On Being Part of a Venn Diagram vs. Being an Artist

Our accountant is a wonderful, naturally supportive person. My empathic sensors (and logic) tell me that she has her own set of problems but she doesn’t let them get the best of her. She asks me regularly whether I plan to ride my bike to work on Friday.  She shares pictures of her grandson and tells me about her quilting group. Last week, my Project Get Over Myself project was bringing some of my paintings into the office and letting people see them; now I’m flagged (read: outed) as a painter. She sent me a link to a fine arts festival happening over the weekend.

As usual, I have two points I have to digest. I dislike the bins people put me in, and I dislike art fairs.

I have to get over my knee-jerk when people stick a pin in me that has a label attached; it’s not as serious as all that for them, and it also means they find me interesting and are trying to connect. The thing I want the most is the thing that scares me the most. Accountant is awesome because she does not try to get me to go to a thing with her, and she isn’t going to be disappointed later when I keep not showing up.

I don’t like to attend art fairs unless I’m hanging therein. I am not sure what I’m supposed to take away from such an event. Possibilities are:

·         To be immersed in the culture
·         To gain inspiration
·         To measure my own progress against that of others from the fixed point of Hanging In Public
·         To network with others in the same field
·         To identify myself as being a member of this Venn circle

1.      I don’t like this one, because I’m worried it’s going to interfere with my process of gathering data and waiting for something to spew out. The data gathered at such a function is already categorized; will this introduce a virus, so to speak?
2.      See Explanation 1. When things are already categorized, I lose the opportunity to affix my own label to them; at the very least, the preconceived category risks supersession of my own label and thus sullies The Process. Or so I like to think.
3.      This is more useful when I am also hanging in said environment, but I am not sure how I feel about it. At base, it’s vain. Vanity is a caveat of anything artistic, or maybe that is what I learned through feedback growing up. Maybe it’s just my inner voice yelling SHUT UP SHUT UP SHUT UP and therefore blocking my own personal progress.  Hm. This needs investigating.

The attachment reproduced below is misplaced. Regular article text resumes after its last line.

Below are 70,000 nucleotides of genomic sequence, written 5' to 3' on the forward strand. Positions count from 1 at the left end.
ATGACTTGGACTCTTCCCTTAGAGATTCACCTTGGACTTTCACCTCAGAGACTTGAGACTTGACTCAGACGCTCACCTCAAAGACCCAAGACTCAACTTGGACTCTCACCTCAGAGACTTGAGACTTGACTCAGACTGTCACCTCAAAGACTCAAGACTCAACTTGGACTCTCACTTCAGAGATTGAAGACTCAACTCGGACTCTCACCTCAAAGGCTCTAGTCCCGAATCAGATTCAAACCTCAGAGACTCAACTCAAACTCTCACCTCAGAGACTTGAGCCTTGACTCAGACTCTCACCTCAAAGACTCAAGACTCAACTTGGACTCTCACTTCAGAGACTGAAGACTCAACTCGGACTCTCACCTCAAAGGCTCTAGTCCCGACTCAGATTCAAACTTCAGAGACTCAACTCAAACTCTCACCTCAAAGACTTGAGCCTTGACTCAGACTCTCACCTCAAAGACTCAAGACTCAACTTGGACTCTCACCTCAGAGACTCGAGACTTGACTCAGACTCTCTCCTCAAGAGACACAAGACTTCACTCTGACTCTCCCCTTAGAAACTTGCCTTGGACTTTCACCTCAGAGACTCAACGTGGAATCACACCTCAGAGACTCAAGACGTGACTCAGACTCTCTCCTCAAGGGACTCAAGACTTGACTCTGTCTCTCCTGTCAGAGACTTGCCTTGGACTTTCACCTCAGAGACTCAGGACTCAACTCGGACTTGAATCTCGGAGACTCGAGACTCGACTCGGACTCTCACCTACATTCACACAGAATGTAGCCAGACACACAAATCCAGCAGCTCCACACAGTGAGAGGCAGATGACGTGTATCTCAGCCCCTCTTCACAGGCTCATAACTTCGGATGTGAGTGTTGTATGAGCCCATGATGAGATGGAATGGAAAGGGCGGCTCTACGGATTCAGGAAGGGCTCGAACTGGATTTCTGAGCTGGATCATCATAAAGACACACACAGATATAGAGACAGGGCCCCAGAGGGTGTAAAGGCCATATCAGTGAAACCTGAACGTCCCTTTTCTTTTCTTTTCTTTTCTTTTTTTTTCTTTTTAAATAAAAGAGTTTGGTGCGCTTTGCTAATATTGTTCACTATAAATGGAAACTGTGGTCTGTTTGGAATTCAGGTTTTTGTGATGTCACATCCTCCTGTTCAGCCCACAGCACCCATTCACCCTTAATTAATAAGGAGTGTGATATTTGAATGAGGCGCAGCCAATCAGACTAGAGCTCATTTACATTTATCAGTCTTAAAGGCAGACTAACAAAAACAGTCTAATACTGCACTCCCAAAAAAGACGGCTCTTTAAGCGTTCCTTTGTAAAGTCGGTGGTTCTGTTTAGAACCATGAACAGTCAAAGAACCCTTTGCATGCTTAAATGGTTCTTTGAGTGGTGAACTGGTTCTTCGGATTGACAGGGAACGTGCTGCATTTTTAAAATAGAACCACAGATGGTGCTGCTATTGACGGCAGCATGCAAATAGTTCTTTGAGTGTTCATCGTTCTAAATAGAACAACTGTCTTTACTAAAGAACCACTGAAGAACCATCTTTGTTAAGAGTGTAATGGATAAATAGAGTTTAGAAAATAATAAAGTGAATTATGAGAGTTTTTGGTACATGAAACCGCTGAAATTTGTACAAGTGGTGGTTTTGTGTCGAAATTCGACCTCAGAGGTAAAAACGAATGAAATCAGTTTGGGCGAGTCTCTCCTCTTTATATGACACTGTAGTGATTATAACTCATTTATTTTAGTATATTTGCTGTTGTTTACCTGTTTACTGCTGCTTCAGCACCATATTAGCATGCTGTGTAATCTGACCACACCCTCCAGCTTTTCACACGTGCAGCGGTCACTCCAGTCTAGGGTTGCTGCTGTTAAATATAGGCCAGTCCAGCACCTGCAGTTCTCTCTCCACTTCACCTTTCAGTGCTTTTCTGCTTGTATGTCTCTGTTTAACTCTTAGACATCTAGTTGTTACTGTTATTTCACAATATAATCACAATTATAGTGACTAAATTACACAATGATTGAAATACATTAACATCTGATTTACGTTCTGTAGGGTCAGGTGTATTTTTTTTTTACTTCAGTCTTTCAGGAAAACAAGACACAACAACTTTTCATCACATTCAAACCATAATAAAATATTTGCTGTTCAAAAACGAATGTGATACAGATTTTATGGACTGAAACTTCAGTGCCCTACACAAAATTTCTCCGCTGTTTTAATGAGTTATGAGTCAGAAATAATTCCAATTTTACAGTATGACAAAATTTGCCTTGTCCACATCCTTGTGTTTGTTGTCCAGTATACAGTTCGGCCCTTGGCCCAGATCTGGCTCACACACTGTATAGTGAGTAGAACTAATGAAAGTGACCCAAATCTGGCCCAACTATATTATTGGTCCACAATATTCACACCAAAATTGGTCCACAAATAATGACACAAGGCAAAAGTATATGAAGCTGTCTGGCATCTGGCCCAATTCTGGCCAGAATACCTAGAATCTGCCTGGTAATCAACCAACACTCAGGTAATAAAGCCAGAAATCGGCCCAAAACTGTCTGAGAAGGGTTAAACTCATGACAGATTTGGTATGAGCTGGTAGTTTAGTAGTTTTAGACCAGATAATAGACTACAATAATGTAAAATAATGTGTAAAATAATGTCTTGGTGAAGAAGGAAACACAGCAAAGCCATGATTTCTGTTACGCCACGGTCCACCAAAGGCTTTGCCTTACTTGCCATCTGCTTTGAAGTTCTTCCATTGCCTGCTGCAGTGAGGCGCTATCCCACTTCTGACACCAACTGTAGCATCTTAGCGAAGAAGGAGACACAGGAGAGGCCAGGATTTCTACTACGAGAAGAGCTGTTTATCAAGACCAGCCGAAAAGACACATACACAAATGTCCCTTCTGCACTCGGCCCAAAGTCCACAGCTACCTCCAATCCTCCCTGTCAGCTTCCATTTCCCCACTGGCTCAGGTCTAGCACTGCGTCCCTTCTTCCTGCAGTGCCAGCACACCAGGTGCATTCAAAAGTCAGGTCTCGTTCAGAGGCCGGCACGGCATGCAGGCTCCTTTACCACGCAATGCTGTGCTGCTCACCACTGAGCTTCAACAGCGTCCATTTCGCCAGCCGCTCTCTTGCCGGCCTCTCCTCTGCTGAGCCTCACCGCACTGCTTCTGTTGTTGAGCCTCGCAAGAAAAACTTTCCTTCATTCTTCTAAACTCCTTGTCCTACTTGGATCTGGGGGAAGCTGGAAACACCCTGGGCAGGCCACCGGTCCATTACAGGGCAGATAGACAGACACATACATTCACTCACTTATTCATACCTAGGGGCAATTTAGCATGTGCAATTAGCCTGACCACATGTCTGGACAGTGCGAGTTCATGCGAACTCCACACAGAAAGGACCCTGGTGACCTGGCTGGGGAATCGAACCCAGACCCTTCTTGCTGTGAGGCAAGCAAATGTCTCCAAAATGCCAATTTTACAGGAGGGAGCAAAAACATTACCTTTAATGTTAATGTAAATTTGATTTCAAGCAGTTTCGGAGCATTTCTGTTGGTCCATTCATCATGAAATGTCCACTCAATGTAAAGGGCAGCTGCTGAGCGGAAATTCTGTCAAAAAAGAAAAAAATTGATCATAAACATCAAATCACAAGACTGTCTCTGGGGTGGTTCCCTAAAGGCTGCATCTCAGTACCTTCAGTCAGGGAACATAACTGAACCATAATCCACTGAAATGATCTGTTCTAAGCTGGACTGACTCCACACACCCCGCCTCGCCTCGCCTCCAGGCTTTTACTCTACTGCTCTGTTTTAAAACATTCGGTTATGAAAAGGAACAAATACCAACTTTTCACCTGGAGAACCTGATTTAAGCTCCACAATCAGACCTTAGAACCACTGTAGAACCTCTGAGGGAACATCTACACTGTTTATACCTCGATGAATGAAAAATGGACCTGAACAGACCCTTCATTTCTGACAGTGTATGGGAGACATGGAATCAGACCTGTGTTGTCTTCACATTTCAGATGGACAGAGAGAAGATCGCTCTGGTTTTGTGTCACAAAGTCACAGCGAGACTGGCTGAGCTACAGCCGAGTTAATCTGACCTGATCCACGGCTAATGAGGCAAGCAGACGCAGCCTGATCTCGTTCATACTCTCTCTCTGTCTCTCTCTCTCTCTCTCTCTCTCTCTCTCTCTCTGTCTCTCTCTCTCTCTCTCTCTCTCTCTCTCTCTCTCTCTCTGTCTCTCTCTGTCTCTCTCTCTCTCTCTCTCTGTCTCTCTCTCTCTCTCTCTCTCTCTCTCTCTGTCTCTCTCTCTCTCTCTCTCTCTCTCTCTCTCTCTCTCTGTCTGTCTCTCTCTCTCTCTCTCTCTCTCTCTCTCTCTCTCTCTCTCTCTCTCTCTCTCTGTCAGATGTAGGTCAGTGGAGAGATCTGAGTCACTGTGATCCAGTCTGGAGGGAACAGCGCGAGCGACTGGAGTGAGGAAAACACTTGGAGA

4.      This is a concept I have always shunned and I am now open to exploring. I like networking; I find the best networking is meeting someone in the wrong field and connecting on a secondary level. I like meeting someone at a book club and finding they also share interest in creative fiction, or gardening. Meeting other artists at a place focusing on art feels dirty; on the other hand, if I follow my own directive, I may meet someone at an art function who is also interested in gardening, or fusion cooking, or motorcycles. Now I’m getting somewhere.
5.      When I say identify myself, I mean identify myself TO MYSELF. Admit this is one of my legion. This is what I do.

One of my favorite memories comes from New Orleans: I was sitting at a zydeco bar for the 2nd time with Moe, discussing how I think it’s weird that all my friends post anything octopus-related to my Facebook page. I’m designated as Octopus fan. I want to feel misunderstood, because it’s not all things octopus which interests me, but the amazing reality of them: octopuses (yes this is correct) are agile, highly intelligent, and motivated. They have no bones, just a beak. They have agendas.

At this point, the little guy who was our bartender stopped mid-stroll.

“You’re talkin’ about octopuses? Did you know their DNA is completely unique compared to all other animals on the planet?” He explained briefly, and then rolled out. You see? My favorite thing – being in one place for one reason (music) and connecting for another (marine zoology.)

Looks like I have to consider going to an art festival this weekend. Now I know that I’m not going there to be immersed in art, but to look for a connection to something completely unrelated. 

Also, I have business cards to hand out!


  1. Sweet friend, you are overthinking it. What's new? LOL. All artists want at those art fairs is to sell something. ANYTHING. It means they are not out there floating on an angry ocean unnoticed. If someone pays money for you they probably really like you. And creative people like being adored. How do I know? Book Fairs. (It doesn't even have to be a LOT of money, just something.)


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